The Master’s Thesis
Norman Cousins once stated that“The eternal quest of the human being is to shatter his loneliness,” and Robert F. Kennedy said that “few will have the greatness to bend history itself, but each of us can work to change a small portion of events, and in the total of all those acts will be written the history of this generation.” The search for purpose and the quest to make an impact… Insanity is the most common mental illness for those living alone. We are a social species; our brains require interactions with others. This tendency results in the creation of communities that revolve around the idea that us humans don’t want to be alone. However, being communicative wasn’t enough; we created this idea of love and making an impact. In 500 days of Summer, Tom’s first line is, “This is not a love story.” But why isn’t it?
Jorge Borges says that “To fall in love is to form a religion with a fallible God.” Gods give us purpose. The conventional gods told us why we are here, explained how our existence came to be, and gave us something to look forward to after death. But in this modern day and age, we no longer seem content with the older gods. We placed trust in a new god: Love. This god has the same power as the ones of old, like the ability to control its followers. It convinces our brains to follow our hearts, instead of listen to reason. Love catapults people into ecstasy and drags them down into insanity. So, did Tom find love?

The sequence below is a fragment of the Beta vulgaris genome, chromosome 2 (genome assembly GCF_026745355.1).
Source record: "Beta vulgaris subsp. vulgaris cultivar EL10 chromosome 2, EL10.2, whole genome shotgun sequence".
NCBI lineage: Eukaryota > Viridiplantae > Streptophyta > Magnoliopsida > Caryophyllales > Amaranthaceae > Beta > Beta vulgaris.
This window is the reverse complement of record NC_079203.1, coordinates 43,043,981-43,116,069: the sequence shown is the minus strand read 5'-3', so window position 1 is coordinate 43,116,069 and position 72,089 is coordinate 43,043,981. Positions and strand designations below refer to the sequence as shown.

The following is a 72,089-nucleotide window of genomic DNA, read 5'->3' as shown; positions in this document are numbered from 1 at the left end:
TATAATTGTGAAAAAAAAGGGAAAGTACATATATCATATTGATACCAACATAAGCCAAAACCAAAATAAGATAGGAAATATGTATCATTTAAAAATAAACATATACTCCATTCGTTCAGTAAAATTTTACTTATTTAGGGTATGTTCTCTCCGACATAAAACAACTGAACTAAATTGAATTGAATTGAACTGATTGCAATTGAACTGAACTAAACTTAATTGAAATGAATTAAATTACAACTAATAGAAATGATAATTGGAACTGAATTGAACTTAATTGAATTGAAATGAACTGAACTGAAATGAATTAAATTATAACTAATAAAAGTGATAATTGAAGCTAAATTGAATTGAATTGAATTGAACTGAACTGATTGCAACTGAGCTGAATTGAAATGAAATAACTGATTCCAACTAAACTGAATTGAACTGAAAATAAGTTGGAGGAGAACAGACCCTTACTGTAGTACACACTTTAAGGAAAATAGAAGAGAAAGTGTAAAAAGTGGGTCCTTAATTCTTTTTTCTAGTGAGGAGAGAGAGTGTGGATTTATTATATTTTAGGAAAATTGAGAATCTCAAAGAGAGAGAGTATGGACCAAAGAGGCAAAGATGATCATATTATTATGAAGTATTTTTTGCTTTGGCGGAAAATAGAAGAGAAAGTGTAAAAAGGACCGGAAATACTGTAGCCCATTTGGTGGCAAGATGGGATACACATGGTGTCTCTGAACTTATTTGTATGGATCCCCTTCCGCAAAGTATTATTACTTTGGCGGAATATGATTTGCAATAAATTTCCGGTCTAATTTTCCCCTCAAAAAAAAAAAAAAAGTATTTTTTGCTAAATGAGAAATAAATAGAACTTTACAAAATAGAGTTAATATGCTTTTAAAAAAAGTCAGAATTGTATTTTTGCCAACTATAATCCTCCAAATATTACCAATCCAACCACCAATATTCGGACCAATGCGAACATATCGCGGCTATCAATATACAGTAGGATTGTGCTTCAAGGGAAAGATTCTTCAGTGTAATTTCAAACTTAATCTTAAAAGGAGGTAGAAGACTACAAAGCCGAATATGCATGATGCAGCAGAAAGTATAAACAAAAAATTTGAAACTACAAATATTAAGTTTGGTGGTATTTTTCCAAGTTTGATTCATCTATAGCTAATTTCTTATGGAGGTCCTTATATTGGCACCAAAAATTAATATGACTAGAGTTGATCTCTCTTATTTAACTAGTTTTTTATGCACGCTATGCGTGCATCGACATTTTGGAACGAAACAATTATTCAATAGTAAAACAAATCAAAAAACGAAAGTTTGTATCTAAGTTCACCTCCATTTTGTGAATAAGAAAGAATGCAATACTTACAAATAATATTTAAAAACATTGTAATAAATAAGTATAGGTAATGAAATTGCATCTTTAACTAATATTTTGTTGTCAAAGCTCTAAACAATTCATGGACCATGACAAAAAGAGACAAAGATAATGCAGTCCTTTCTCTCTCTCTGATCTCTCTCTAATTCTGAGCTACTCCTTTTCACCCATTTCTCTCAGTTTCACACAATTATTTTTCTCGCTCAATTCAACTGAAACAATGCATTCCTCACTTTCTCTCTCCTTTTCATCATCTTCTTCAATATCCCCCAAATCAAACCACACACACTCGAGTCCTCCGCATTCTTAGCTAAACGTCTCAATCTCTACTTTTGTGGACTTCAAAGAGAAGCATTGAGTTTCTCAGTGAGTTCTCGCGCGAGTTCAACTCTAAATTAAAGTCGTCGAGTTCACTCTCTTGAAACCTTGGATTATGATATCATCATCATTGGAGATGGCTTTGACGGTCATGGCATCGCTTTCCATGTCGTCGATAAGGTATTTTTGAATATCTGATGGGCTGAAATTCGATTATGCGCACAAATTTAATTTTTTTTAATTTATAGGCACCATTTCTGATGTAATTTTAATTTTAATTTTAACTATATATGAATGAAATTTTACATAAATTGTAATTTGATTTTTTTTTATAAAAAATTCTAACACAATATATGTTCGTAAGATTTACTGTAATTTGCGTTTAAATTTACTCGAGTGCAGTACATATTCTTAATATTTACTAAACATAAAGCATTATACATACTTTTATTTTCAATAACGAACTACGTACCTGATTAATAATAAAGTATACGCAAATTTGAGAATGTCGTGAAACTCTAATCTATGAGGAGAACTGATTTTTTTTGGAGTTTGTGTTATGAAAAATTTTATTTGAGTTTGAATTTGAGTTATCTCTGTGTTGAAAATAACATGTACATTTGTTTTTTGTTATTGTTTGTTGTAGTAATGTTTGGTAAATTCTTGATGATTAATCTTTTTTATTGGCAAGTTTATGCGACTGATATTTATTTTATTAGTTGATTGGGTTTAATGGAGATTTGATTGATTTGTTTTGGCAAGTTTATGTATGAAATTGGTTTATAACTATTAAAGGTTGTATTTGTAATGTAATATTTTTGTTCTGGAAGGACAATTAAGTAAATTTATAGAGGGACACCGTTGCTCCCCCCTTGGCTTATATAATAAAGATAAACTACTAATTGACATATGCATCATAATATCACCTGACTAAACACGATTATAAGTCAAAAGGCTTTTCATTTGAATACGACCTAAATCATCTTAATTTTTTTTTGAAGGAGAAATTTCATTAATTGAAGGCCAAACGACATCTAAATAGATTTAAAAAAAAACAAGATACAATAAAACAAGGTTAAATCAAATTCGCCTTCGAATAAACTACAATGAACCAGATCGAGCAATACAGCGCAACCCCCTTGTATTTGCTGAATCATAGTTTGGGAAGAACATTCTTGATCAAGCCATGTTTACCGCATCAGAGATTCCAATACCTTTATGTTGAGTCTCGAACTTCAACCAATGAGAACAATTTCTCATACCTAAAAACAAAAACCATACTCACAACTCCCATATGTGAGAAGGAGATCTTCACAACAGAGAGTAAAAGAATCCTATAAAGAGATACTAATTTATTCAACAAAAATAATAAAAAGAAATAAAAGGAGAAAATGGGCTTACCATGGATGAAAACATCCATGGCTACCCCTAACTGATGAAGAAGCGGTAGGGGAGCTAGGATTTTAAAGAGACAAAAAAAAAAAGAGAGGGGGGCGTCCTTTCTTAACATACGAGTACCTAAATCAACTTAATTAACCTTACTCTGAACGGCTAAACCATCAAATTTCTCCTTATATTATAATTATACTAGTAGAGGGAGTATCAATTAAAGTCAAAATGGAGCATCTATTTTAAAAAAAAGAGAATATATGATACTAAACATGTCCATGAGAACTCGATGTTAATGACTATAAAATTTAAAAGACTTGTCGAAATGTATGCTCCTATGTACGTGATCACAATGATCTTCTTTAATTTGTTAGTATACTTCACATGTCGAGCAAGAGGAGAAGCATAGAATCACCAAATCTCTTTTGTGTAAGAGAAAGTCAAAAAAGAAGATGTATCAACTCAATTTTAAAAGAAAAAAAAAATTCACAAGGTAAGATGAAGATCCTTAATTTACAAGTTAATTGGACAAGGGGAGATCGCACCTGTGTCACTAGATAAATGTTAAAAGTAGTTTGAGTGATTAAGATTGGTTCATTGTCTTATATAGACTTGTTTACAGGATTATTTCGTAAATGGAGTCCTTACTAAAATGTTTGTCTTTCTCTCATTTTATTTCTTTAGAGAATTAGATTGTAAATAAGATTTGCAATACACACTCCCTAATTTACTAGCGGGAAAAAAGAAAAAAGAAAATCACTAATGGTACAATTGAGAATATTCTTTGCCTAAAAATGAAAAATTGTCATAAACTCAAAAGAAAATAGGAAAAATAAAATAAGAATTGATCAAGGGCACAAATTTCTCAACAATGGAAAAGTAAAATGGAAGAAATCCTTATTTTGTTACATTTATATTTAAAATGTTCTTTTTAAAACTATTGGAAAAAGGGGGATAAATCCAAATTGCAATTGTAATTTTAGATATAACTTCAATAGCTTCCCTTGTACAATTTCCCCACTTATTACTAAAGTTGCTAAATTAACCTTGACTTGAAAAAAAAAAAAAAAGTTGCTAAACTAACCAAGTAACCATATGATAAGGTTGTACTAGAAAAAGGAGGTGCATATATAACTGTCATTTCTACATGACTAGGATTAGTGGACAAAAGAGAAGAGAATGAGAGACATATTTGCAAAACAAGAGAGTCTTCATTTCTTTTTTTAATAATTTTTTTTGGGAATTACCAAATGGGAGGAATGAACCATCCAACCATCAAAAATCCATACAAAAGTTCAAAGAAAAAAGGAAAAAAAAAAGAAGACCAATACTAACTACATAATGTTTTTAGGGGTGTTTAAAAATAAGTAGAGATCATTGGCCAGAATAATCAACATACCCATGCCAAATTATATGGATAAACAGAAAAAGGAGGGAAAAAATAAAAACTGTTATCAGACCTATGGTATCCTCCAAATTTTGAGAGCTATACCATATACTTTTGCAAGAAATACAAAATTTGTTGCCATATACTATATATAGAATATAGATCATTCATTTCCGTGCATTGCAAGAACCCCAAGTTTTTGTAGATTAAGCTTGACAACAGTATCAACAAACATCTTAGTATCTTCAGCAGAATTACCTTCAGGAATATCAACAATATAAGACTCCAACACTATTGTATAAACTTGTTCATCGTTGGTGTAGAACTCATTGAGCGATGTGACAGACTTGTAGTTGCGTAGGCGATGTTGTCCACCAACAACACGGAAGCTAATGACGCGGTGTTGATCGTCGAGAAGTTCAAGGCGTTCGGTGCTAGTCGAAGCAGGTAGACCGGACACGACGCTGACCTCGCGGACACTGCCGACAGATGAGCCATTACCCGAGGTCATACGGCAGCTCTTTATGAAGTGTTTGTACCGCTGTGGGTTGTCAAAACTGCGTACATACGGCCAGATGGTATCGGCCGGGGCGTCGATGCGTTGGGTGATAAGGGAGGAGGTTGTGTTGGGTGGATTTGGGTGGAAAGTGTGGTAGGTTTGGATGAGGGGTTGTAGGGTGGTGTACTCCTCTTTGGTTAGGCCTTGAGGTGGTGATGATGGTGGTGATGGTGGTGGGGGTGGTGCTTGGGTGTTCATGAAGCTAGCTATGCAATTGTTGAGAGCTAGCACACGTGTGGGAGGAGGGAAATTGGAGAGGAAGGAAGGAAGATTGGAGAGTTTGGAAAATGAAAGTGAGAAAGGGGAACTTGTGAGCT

Attempting to find love will bring a rollercoaster of emotions and experiences. Frances Shand Kydd explained that “you need bruises to know blessings, and I have known both,” and, you have to experience the lows before you can know what was high. The journey up the mountain to find love brings to the table exactly that. Tom followed his heart and fell for Summer. Searching for love in Summer gave him the best days of his life. But, following the sheer bliss were his darkest hours, mental breakdowns, and the lost of will to live. Therefore, how could that not be a love story? Well, it missed an important concept.
What is loved shouldn’t be replaceable. Tom realized that Summer was gone for good when he found out she was married, but he quickly rebounded with Autumn. Tom followed a trend that G.K. Chesterton noted: “The way to love anything is to realize that it might be lost.” Therefore that wasn’t love, but rather a failed attempt to find love.